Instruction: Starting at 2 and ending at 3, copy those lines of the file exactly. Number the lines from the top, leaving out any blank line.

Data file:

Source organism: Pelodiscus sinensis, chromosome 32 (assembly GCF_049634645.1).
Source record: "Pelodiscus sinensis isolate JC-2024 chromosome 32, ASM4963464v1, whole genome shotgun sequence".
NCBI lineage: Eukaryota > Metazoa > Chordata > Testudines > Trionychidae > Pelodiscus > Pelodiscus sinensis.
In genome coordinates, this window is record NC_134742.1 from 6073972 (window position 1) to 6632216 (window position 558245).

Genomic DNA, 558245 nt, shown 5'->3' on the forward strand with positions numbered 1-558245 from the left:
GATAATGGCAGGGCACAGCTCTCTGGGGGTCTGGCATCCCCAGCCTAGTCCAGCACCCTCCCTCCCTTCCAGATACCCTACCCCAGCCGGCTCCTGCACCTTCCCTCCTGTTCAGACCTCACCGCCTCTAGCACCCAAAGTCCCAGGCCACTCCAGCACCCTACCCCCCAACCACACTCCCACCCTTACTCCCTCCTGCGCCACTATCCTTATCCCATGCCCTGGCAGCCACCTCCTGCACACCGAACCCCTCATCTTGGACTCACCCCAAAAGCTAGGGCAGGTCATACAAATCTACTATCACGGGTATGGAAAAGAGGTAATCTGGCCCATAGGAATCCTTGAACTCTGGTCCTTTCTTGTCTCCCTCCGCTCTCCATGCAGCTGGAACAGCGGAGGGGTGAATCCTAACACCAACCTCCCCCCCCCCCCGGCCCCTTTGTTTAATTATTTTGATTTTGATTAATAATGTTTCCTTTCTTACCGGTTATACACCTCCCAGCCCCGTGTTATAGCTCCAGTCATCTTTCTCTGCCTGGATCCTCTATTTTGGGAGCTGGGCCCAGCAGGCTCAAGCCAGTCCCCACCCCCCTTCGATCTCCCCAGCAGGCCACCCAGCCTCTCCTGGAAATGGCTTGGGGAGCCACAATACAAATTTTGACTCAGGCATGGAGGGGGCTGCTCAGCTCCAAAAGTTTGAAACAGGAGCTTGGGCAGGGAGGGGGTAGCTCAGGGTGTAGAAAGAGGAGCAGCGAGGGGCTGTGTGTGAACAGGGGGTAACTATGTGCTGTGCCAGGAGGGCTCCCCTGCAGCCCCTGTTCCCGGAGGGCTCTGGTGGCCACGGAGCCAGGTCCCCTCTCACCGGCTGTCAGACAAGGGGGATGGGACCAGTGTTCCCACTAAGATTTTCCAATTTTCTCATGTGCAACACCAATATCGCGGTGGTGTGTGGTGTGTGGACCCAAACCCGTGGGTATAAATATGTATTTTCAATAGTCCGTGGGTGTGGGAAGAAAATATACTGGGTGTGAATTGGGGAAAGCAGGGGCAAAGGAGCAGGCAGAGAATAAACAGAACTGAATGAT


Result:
Source record: "Pelodiscus sinensis isolate JC-2024 chromosome 32, ASM4963464v1, whole genome shotgun sequence".
NCBI lineage: Eukaryota > Metazoa > Chordata > Testudines > Trionychidae > Pelodiscus > Pelodiscus sinensis.